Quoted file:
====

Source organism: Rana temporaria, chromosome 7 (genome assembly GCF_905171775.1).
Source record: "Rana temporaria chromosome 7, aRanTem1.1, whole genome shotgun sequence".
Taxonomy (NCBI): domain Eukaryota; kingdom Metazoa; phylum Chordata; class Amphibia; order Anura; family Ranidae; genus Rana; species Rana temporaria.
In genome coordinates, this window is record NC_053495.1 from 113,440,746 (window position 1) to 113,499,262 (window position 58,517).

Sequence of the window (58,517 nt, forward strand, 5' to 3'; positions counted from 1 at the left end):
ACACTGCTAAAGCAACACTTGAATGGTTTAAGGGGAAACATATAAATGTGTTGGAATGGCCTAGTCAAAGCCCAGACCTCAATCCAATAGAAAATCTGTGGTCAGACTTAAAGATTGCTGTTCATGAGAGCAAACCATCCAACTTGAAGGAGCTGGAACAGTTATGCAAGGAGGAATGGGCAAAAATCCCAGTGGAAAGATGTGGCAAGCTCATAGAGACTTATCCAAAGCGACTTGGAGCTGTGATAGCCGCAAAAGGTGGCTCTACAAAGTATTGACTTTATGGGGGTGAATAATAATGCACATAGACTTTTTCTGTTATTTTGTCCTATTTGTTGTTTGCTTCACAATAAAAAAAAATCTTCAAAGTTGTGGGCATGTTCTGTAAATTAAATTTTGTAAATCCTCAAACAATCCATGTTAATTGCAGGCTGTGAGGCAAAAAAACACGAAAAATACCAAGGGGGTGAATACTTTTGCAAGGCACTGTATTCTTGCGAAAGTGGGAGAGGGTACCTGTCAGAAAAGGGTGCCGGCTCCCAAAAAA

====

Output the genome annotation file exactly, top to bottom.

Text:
Source organism: Rana temporaria, chromosome 7 (genome assembly GCF_905171775.1).
Source record: "Rana temporaria chromosome 7, aRanTem1.1, whole genome shotgun sequence".
Taxonomy (NCBI): domain Eukaryota; kingdom Metazoa; phylum Chordata; class Amphibia; order Anura; family Ranidae; genus Rana; species Rana temporaria.
In genome coordinates, this window is record NC_053495.1 from 113,440,746 (window position 1) to 113,499,262 (window position 58,517).

Sequence of the window (58,517 nt, forward strand, 5' to 3'; positions counted from 1 at the left end):
ACACTGCTAAAGCAACACTTGAATGGTTTAAGGGGAAACATATAAATGTGTTGGAATGGCCTAGTCAAAGCCCAGACCTCAATCCAATAGAAAATCTGTGGTCAGACTTAAAGATTGCTGTTCATGAGAGCAAACCATCCAACTTGAAGGAGCTGGAACAGTTATGCAAGGAGGAATGGGCAAAAATCCCAGTGGAAAGATGTGGCAAGCTCATAGAGACTTATCCAAAGCGACTTGGAGCTGTGATAGCCGCAAAAGGTGGCTCTACAAAGTATTGACTTTATGGGGGTGAATAATAATGCACATAGACTTTTTCTGTTATTTTGTCCTATTTGTTGTTTGCTTCACAATAAAAAAAAATCTTCAAAGTTGTGGGCATGTTCTGTAAATTAAATTTTGTAAATCCTCAAACAATCCATGTTAATTGCAGGCTGTGAGGCAAAAAAACACGAAAAATACCAAGGGGGTGAATACTTTTGCAAGGCACTGTATTCTTGCGAAAGTGGGAGAGGGTACCTGTCAGAAAAGGGTGCCGGCTCCCAAAAAA